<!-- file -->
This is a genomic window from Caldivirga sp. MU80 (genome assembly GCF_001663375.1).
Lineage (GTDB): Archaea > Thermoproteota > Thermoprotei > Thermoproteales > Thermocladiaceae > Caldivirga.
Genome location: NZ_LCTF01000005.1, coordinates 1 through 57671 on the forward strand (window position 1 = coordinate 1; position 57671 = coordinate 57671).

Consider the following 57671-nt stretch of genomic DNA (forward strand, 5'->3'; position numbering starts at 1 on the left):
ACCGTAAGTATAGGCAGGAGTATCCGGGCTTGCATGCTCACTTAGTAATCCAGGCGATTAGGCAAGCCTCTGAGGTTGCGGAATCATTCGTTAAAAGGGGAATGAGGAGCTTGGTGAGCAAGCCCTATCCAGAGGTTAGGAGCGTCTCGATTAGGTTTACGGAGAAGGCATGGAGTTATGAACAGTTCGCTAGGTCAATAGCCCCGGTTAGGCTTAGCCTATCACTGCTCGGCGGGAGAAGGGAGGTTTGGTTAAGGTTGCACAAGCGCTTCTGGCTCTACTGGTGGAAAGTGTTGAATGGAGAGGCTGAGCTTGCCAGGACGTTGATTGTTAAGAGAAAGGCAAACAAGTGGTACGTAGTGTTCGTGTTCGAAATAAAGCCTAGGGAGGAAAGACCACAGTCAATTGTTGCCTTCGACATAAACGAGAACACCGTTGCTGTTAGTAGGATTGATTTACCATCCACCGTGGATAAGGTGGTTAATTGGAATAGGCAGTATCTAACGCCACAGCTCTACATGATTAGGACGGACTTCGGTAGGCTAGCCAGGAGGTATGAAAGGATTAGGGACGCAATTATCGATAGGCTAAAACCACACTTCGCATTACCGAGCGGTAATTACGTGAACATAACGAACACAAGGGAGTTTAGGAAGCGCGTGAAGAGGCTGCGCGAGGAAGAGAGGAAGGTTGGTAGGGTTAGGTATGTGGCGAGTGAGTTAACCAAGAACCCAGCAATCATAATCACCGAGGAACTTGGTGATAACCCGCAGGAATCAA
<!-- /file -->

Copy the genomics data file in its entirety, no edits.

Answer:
This is a genomic window from Caldivirga sp. MU80 (genome assembly GCF_001663375.1).
Lineage (GTDB): Archaea > Thermoproteota > Thermoprotei > Thermoproteales > Thermocladiaceae > Caldivirga.
Genome location: NZ_LCTF01000005.1, coordinates 1 through 57671 on the forward strand (window position 1 = coordinate 1; position 57671 = coordinate 57671).

Consider the following 57671-nt stretch of genomic DNA (forward strand, 5'->3'; position numbering starts at 1 on the left):
ACCGTAAGTATAGGCAGGAGTATCCGGGCTTGCATGCTCACTTAGTAATCCAGGCGATTAGGCAAGCCTCTGAGGTTGCGGAATCATTCGTTAAAAGGGGAATGAGGAGCTTGGTGAGCAAGCCCTATCCAGAGGTTAGGAGCGTCTCGATTAGGTTTACGGAGAAGGCATGGAGTTATGAACAGTTCGCTAGGTCAATAGCCCCGGTTAGGCTTAGCCTATCACTGCTCGGCGGGAGAAGGGAGGTTTGGTTAAGGTTGCACAAGCGCTTCTGGCTCTACTGGTGGAAAGTGTTGAATGGAGAGGCTGAGCTTGCCAGGACGTTGATTGTTAAGAGAAAGGCAAACAAGTGGTACGTAGTGTTCGTGTTCGAAATAAAGCCTAGGGAGGAAAGACCACAGTCAATTGTTGCCTTCGACATAAACGAGAACACCGTTGCTGTTAGTAGGATTGATTTACCATCCACCGTGGATAAGGTGGTTAATTGGAATAGGCAGTATCTAACGCCACAGCTCTACATGATTAGGACGGACTTCGGTAGGCTAGCCAGGAGGTATGAAAGGATTAGGGACGCAATTATCGATAGGCTAAAACCACACTTCGCATTACCGAGCGGTAATTACGTGAACATAACGAACACAAGGGAGTTTAGGAAGCGCGTGAAGAGGCTGCGCGAGGAAGAGAGGAAGGTTGGTAGGGTTAGGTATGTGGCGAGTGAGTTAACCAAGAACCCAGCAATCATAATCACCGAGGAACTTGGTGATAACCCGCAGGAATCAA